Side note:  Our goal is to own our home, mortgage-free.  Home prices in our rural section of the country have remained relatively stable and anecdotal evidence (prices of similar homes which have recently sold near ours) would indicate that the value of our home has increased, slightly, over the past couple of years.

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Plant A Garden

Last year, I planted a small garden.

Throughout the spring and summer, we had fresh strawberries, butter beans, and onions.

This year, I plan to expand my garden.  I will be adding a couple of raised beds – and trying my hand at growing watermelons, potatoes, and assorted beans.

My goal is to be healthy – and frugal.  Here are some tips for planting a garden, without breaking the bank.

Place your garden in a convenient location.

This is crucial.  Take in to consideration sunlight, soil conditions, and proximity to water.  If you are dragging hoses back and forth, watering the garden will become a real chore.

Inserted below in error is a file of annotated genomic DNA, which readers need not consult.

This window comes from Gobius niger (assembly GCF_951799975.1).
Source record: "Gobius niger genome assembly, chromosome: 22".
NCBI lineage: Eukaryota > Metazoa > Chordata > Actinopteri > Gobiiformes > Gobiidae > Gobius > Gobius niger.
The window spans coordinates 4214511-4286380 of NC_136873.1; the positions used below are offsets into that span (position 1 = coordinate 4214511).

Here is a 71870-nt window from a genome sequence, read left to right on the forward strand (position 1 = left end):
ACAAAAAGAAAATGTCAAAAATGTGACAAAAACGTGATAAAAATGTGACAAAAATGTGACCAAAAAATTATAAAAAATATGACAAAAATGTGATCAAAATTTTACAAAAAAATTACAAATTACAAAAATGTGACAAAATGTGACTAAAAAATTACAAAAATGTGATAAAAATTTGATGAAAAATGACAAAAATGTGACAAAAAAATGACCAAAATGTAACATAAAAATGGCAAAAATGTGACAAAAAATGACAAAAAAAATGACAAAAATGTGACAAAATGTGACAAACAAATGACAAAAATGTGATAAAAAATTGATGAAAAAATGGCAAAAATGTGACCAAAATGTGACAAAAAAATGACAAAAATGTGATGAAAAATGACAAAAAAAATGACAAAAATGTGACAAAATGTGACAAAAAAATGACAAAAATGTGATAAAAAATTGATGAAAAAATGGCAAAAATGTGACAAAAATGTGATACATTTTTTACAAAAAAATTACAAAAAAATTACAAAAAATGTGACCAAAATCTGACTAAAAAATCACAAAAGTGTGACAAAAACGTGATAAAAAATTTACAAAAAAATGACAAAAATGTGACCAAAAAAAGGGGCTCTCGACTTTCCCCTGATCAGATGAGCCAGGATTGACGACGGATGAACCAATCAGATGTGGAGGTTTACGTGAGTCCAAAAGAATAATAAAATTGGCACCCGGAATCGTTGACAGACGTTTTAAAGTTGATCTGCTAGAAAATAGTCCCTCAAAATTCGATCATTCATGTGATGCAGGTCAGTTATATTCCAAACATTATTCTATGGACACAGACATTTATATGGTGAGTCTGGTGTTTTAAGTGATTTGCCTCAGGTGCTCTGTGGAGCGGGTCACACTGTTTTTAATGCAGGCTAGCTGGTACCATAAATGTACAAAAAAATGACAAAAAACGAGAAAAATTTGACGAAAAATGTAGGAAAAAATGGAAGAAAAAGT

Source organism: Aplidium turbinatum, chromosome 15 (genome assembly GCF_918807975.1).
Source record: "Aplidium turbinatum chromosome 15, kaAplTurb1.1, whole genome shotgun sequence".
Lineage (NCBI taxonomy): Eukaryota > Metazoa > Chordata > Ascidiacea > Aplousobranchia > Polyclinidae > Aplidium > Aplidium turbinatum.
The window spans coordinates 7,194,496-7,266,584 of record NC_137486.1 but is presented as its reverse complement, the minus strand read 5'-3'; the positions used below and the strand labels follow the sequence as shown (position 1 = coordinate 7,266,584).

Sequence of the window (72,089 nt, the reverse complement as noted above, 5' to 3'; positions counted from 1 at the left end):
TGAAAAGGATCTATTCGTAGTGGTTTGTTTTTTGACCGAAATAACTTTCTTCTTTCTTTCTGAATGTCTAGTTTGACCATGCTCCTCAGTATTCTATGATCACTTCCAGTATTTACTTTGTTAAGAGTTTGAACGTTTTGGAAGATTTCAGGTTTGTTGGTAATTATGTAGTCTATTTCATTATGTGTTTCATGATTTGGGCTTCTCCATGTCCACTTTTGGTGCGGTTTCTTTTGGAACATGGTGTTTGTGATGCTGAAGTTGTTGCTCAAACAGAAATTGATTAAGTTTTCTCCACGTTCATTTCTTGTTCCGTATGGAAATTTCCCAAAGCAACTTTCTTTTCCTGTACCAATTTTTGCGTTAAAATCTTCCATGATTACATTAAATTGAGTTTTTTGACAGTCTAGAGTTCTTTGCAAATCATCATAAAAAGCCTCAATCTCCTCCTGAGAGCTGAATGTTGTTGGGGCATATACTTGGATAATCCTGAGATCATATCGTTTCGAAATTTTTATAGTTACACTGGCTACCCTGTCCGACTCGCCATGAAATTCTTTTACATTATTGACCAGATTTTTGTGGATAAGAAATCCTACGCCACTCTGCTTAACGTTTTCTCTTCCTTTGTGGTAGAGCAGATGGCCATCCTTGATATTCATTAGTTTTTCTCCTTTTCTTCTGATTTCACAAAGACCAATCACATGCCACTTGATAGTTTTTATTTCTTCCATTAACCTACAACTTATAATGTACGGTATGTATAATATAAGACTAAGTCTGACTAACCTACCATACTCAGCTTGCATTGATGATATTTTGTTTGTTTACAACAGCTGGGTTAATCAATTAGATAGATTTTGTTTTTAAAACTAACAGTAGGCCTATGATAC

Buy tools at yard sales – and borrow / share with friends.

Depending on the size of your garden, you will need various tools (rakes, shovels, tillers, etc.)  You may need these tools once or twice a week – or once or twice a year.  Shop discount-bins, yard sales – and borrow / share when you can.

Use raised-beds and square-foot gardening.

I am a big fan of raised-bed gardens – and this year I’ll be using the techniques from the book Square Foot Gardening to create my own square-foot garden.  Basically, square-foot gardening allows for maximum production from a smaller space.  I built my own raised-beds out of scrap lumber.

Make and use your own compost.

I built a compost bin out of some old pallets.  The pallets were free and the compost that I made was rich and filled with good stuff for our soil.

Conserve water.

I use drip irrigation, small sprinklers, and rain water collected in my homemade rain barrel.

Start – or even grow – your plants indoors.